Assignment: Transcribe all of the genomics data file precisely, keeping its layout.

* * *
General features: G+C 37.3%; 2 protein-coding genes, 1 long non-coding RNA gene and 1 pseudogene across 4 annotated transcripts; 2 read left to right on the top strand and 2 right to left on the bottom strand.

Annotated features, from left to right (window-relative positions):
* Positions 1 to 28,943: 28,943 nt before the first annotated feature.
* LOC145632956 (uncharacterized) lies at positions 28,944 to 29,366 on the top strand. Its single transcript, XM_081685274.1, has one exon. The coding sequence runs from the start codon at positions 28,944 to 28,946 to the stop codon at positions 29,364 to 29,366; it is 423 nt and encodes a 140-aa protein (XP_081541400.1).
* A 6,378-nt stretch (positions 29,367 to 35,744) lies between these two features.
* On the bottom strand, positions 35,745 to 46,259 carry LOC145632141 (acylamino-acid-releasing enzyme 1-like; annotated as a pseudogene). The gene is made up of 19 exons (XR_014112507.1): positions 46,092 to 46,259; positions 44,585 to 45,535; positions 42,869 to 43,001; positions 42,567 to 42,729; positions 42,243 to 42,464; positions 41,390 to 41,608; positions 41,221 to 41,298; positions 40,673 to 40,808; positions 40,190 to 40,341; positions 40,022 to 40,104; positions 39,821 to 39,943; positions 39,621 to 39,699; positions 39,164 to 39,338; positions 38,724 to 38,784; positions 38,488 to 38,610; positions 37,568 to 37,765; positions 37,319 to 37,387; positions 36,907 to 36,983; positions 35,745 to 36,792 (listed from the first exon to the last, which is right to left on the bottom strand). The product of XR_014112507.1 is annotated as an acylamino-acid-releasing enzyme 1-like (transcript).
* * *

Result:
General features: G+C 37.3%; 2 protein-coding genes, 1 long non-coding RNA gene and 1 pseudogene across 4 annotated transcripts; 2 read left to right on the top strand and 2 right to left on the bottom strand.

Annotated features, from left to right (window-relative positions):
* Positions 1 to 28,943: 28,943 nt before the first annotated feature.
* LOC145632956 (uncharacterized) lies at positions 28,944 to 29,366 on the top strand. Its single transcript, XM_081685274.1, has one exon. The coding sequence runs from the start codon at positions 28,944 to 28,946 to the stop codon at positions 29,364 to 29,366; it is 423 nt and encodes a 140-aa protein (XP_081541400.1).
* A 6,378-nt stretch (positions 29,367 to 35,744) lies between these two features.
* On the bottom strand, positions 35,745 to 46,259 carry LOC145632141 (acylamino-acid-releasing enzyme 1-like; annotated as a pseudogene). The gene is made up of 19 exons (XR_014112507.1): positions 46,092 to 46,259; positions 44,585 to 45,535; positions 42,869 to 43,001; positions 42,567 to 42,729; positions 42,243 to 42,464; positions 41,390 to 41,608; positions 41,221 to 41,298; positions 40,673 to 40,808; positions 40,190 to 40,341; positions 40,022 to 40,104; positions 39,821 to 39,943; positions 39,621 to 39,699; positions 39,164 to 39,338; positions 38,724 to 38,784; positions 38,488 to 38,610; positions 37,568 to 37,765; positions 37,319 to 37,387; positions 36,907 to 36,983; positions 35,745 to 36,792 (listed from the first exon to the last, which is right to left on the bottom strand). The product of XR_014112507.1 is annotated as an acylamino-acid-releasing enzyme 1-like (transcript).